I was lucky enough to have been invited to the Louis M. Martini Winery in St. Helena, Napa Valley, earlier this month. This is a wonderful place to visit anytime of the year, but especially so in October and early November when the the vineyards and wineries are a hive of activity. During a period of about 6 weeks in the fall, the grapes are harvested and crushed to provide for the year's wine production. Drop by at Louis M. Martini, and you'll be given a tour of the wine-making facilities complete with dramatic sky-high towers of barrels and casks. One of the winery's experts will talk you through the whole wine-making process and you'll actually get to see the grapes being sorted, crushed and sitting in extraction tanks as they ferment and turn into that magical elixir. You'll even be allowed to try the freshly pressed juice, called "must" at different points of fermentation. After these exertions, you'll round off your day with a visit to the winery's tasting room. If a last minute getaway is out of the question, and you can't wait until next year, here's the lowdown in photos and text on how a great bottle of red comes to be.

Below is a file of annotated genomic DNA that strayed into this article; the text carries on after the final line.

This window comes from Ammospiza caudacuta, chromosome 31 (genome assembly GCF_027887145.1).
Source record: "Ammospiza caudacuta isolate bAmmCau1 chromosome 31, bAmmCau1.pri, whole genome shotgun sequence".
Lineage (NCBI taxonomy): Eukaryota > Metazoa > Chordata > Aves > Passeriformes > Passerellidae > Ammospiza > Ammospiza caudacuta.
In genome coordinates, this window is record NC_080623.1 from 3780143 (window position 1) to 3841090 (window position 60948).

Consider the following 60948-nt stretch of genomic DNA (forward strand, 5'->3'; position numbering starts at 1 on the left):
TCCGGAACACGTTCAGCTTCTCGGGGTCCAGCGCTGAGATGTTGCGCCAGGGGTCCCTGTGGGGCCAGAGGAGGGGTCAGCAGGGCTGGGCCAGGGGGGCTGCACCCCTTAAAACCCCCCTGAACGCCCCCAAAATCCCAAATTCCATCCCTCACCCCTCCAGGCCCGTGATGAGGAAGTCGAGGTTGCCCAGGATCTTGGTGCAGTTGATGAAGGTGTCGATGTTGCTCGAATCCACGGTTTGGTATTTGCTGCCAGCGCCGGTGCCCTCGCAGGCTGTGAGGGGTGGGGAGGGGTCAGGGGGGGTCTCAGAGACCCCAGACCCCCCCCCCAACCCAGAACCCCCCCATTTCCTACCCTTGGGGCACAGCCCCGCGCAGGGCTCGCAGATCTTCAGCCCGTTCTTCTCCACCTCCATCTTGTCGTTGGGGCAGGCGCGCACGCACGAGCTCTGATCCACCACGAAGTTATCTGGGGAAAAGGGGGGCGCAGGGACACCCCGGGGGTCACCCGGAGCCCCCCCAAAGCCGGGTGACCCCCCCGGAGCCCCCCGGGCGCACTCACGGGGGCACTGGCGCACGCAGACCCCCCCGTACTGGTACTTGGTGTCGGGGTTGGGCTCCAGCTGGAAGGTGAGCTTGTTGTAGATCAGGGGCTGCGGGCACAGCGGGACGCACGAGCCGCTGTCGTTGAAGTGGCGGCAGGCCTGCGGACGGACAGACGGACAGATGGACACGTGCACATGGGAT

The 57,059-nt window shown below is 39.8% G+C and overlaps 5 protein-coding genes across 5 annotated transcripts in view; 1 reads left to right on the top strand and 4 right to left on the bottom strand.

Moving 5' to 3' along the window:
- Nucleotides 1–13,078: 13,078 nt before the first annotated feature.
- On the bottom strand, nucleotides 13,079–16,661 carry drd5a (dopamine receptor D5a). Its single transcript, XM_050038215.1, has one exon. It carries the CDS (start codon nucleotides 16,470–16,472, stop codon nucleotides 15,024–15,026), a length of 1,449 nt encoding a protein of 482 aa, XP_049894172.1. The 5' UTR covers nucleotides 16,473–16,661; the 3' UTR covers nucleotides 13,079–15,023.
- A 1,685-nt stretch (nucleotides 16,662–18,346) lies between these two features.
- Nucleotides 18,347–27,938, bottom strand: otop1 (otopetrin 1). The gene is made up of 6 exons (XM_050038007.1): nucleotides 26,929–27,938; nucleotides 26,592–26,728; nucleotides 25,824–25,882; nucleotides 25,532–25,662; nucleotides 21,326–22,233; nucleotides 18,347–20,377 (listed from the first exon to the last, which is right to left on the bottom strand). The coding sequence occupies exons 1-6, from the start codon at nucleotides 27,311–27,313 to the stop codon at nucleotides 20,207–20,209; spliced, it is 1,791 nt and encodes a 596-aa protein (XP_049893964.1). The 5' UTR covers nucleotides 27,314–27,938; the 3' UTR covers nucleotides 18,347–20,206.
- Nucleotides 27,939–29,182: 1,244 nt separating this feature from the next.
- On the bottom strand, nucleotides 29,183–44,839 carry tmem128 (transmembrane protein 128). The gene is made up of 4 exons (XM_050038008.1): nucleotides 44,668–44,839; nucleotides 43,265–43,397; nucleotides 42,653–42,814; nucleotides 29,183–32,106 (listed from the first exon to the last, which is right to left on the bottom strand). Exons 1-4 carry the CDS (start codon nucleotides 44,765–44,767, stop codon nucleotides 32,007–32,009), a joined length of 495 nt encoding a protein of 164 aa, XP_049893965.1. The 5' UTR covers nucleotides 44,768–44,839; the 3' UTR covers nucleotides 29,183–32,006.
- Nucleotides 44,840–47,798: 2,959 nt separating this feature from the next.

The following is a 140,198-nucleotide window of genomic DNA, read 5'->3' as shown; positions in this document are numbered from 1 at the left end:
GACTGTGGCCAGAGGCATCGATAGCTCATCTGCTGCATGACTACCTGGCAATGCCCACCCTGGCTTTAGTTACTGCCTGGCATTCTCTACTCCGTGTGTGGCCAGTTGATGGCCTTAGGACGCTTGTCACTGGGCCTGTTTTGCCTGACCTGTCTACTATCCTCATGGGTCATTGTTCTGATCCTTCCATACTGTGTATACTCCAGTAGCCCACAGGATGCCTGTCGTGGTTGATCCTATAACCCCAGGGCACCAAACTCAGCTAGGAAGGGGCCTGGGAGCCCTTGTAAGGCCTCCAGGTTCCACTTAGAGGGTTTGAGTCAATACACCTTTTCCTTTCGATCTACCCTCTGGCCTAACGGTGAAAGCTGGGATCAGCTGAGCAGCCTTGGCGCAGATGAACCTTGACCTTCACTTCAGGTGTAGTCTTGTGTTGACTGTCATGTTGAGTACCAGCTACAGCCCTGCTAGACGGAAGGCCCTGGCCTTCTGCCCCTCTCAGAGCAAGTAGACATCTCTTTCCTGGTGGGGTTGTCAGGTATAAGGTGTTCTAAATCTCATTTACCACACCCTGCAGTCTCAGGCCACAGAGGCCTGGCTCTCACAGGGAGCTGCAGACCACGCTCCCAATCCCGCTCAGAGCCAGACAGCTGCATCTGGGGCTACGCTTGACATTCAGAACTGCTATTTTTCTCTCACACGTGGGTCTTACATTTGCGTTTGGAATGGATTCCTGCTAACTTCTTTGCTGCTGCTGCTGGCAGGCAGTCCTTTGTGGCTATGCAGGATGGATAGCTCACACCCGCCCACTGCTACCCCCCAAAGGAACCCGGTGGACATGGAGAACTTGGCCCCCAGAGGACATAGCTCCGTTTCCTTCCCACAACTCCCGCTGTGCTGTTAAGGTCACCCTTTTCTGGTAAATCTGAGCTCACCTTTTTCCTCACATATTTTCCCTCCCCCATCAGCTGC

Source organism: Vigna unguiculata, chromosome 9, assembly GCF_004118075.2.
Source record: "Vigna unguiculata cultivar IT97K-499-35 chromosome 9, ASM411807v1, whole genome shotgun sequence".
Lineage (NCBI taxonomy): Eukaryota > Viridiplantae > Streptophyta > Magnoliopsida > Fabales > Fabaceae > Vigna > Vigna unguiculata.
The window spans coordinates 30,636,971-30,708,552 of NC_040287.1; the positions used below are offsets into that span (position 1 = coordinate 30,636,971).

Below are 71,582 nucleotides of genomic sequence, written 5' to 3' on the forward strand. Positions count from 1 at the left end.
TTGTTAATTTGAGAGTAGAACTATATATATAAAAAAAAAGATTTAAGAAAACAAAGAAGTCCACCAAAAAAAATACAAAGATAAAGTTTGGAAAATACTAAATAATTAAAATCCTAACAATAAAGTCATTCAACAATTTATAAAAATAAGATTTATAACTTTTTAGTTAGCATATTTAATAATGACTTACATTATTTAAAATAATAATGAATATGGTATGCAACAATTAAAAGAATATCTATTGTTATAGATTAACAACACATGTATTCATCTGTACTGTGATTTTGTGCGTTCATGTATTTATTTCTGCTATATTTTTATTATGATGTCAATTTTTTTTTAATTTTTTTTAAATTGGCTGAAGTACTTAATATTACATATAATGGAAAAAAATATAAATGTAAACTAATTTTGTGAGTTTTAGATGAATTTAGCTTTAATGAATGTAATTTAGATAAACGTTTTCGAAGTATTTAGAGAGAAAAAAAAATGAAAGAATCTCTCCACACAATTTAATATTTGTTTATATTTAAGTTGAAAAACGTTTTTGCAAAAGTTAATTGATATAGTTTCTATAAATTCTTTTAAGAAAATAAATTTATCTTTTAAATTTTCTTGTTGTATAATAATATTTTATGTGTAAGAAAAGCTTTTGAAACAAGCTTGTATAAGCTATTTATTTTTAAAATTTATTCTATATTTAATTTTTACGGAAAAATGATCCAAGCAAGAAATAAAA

1. The grapes here are Petite Sirah. Picked and eaten off the vine, these grapes are incredible sweet and moreish, much like candy (Skittles spring to mind!) The "Petite" in the name refers to the diminutive size of the grapes. The high skin to juice ratio means the grape produces wines with high tannins and acidity - components that give them the ability to age well over time. Louis M. Martini bottles the grape as a single varietal wine for its tasting room only. Later that day, I was able to try some Cabernet grapes off the vine. In contrast these berries were a little less sweet (though still very pleasant and easy to eat) with thicker, more tannic skins. 2. Once the grapes are picked and brought into the winery in large crates, they are "sorted". This involves moving them through a vibrating conveyor belt and picking off and discarding leaves, damaged or shriveled grapes and anything else you don't want to find in your wine! 3. The clusters of grapes, still on their stems, are passed through a stemmer. The loose berries go through a crusher and emerge from the bottom of the machine into a large bin. The stems pass out through another chute. 4. Now for the important part: the extraction of the grape juice or "must". When making red wine, it's not enough to just collect the juice - part of the extraction process is to press the skins and seeds to get as much of the color, flavor and tannins out as possible as they vastly contribute to the aesthetics, bouquet, texture or "mouthfeel"and flavor of the final product, especially since red wine gets its color from the skin of the grape. There are several methods of extraction. This one here is called "punch down," and is the most aggressive form of extraction. As the juice is extracted the skins and seeds float to the top of the tank due to the release of carbon dioxide to form what is called the "cap." To ensure the juice gets as much contact as possible with the skins and seeds, a large mechanical arm is used to "punch" the "cap" down into the must. Wines such as this Cabernet here, which have been punched down are bolder, more robust and have more structured mouthfeel and body. 5. The second method of extraction is called "pumping over," or "remontage" in French. It's a more delicate process than the "punch down." Here, fermenting must is emptied out from the bottom of the extraction tank and then pumped into the top of the tank over the top of the "cap." This tank here contains Pinot Noir. Some of the grapes have deliberately been left whole to encourage "carbonic maceration," which is when the must ferments within the berry and makes for a delicate, light wine with floral aromas. The third method of extraction is called "submerged cap," where the "cap" is pushed down in the tank and locked into place by a submerging device. There are two fermentation compartments on either side of the submerged cap, and fermenting wine in the upper compartment is drained by gravity into the lower compartment passing through the cap and taking on flavor, color and tannins as it moves. The wine is then pumped from the lower compartment to the top fermentation tank and the process starts again. This gentle technique makes lighter, more floral wines. 6. The period of fermentation ranges between 7-14 days, but the fermenting "must" remains on the skins for up to one month depending on the wine, before it is strained. 7. Towers of the winery's Napa Valley Cabernet Sauvignon. Don't underestimate the importance of the barrel in forming a wine's personality. The wood that is used provides very distinctive characteristics. American oak, for example, has a very large grain which makes for simpler, more bolder flavors, strong on the vanilla and wood. French oak, on the other hand, lends a great deal of intricacy to a wine largely due to the fact that it has a finer grain. The resulting wine is highly nuanced, with strong hints of chocolate. In this photo, a mix of French, Hungarian and American oak barrels with medium to heavy "toast" levels are used to infuse the wine with a slight smokiness, and extra flavor, depth and complexity.